Materials And Methods: Between January 2007 and January 2015, 30 patients underwent RTKA with the use of a CCKMB prosthesis combined with an osteointegrative sleeve. The main indications for RTKA were instability in 40% of the cases (n = 12), aseptic loosening in 30% (n = 9), infection in 26.7% (n = 8), and "other" in 3.3% (n = 1). The minimal follow-up time was 5 years and the mean follow-up time was 82.4 months (SD = 22.6). Clinical outcomes were assessed by Knee Society scores (KSS), range of motion and rate of re-operation.

Results: The mean Knee Society score increased significantly from 72.1 preoperatively to 90.0 postoperatively (p < 0.001). The cumulative incidence of re-operation in our study was 13.3% (n = 4). Our study reported no cases of aseptic loosening or mobile-bearing spin-out. Knee flexion to 90° and more was impossible in seven cases (23.3%) preoperatively and in one case (3.3%) postoperatively.

Conclusion: Porous-coated metaphyseal sleeves demonstrated excellent rates of survivorship and radiographic ingrowth in the mid-term setting. However, further studies are required to assess their outcomes in the long-term.
View Article and Find Full Text PDF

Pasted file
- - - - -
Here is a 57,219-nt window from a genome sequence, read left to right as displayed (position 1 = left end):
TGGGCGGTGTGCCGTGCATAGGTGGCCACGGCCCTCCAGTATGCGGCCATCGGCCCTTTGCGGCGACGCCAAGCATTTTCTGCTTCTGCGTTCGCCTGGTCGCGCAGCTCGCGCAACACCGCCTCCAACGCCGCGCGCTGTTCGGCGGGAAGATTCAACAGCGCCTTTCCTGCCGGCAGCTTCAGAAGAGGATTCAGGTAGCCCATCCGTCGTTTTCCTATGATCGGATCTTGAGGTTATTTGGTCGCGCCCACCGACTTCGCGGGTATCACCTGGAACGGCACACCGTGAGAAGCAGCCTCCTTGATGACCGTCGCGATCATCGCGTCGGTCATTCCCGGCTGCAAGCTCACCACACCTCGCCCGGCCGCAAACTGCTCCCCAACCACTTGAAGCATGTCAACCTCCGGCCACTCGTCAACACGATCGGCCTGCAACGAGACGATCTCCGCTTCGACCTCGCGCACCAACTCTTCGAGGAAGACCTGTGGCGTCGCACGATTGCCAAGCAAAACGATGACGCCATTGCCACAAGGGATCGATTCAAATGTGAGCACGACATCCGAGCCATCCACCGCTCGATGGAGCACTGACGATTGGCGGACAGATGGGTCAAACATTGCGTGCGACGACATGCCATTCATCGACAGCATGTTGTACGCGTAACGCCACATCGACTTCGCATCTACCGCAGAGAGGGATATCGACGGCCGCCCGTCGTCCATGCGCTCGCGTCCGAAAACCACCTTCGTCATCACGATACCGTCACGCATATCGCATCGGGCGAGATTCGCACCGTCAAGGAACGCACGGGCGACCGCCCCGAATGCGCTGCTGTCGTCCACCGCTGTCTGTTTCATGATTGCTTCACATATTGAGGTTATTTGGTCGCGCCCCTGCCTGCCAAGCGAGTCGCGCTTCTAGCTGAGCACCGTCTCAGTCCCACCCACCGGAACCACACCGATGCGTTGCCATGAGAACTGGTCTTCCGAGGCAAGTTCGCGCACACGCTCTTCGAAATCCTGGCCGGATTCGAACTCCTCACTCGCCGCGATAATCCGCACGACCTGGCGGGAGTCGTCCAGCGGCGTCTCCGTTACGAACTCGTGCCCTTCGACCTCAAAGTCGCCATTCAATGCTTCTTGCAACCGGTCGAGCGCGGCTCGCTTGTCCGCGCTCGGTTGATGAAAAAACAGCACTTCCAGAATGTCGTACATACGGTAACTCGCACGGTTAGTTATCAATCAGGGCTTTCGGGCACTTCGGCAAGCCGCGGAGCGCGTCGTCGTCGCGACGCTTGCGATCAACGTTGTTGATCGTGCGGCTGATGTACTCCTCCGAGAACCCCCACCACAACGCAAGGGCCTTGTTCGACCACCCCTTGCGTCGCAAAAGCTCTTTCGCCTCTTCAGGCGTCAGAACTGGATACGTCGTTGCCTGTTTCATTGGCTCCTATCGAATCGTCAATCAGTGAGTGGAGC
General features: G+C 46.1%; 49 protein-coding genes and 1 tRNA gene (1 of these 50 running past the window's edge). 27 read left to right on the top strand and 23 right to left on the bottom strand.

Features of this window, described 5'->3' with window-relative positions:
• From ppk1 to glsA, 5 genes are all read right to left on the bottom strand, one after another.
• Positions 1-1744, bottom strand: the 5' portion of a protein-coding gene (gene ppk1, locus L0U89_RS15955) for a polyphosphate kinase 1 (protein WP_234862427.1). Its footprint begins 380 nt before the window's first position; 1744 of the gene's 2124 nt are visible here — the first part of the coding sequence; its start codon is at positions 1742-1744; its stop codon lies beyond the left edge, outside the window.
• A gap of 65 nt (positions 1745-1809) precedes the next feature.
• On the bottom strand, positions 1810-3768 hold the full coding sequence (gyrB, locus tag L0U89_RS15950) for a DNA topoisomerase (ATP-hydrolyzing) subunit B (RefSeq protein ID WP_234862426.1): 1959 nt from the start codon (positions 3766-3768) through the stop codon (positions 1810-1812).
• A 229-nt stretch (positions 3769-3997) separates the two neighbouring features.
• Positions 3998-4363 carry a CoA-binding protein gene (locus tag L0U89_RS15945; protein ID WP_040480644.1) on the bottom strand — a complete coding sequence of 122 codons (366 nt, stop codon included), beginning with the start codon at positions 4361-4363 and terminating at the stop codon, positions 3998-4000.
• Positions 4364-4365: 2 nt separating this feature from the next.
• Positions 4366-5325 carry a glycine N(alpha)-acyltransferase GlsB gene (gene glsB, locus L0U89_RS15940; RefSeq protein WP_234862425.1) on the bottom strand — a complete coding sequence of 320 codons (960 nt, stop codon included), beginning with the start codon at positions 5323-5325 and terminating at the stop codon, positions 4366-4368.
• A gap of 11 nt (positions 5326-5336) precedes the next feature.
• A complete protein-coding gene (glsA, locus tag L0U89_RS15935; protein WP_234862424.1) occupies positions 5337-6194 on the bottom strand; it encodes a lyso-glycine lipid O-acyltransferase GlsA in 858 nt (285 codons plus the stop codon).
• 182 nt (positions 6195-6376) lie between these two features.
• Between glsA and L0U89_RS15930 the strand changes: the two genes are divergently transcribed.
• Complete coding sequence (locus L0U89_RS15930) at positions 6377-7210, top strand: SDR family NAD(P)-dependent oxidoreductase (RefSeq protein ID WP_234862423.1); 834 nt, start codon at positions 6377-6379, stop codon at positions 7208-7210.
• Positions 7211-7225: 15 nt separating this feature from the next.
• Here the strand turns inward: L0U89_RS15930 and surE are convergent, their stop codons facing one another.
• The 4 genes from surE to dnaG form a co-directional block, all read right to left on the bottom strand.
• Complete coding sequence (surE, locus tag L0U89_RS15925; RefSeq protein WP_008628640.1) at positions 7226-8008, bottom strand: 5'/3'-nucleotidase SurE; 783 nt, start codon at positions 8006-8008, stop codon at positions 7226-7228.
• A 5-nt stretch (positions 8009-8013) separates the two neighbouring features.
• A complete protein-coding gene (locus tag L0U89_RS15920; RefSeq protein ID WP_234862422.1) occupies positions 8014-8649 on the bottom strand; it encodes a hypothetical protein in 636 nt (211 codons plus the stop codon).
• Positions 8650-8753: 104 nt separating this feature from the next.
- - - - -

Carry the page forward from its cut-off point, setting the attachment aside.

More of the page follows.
Download full-text PDF

Source
http://dx.doi.org/10.1186/s43019-021-00103-5DOI Listing
http://www.ncbi.nlm.nih.gov/pmc/articles/PMC8097806PMC
May 2021

Good clinical and radiological outcomes of the varus-valgus constrained mobile-bearing implant in revision total knee arthroplasty.

Int Orthop 2021 05 17;45(5):1199-1204. Epub 2021 Mar 17.

Orthopedic Department, Tel Aviv Sourasky Medical Center, Ichilov Hospital, affiliated to the Sackler Faculty of Medicine, Tel Aviv University, 6 Weizman St., 6423906, Tel Aviv, Israel.

Purpose: Knee instability is one of the most common indications for having to undergo revision total knee arthroplasty (RTKA) and can be prevented with adequate implant selection and good surgical technique. Varus-valgus constrained implants (VVC) are indicated for cases of RTKA with absent ligament function in order to provide the necessary stability. While mobile-bearing articulations are thought to decrease the risk of aseptic loosening in comparison to their fixed-bearing counterparts, there is limited data on their outcomes. The purpose of our study is to present the clinical and radiological outcomes for patients undergoing an RTKA procedure with the mobile-bearing VVC implant.

Methods: Between January 2008 to January 2018, 93 patients underwent RTKA with the use of varus-valgus mobile-bearing (VVCMB) prosthesis. The main indications for RTKA were instability 38.7% (n = 36), aseptic loosening 31.2% (n = 29), infection in 26.9% (n = 25), and other 3.3%. The mean follow-up time was 56 months. Clinical outcomes were assessed by knee society scores, range of motion, and rate of re-operation.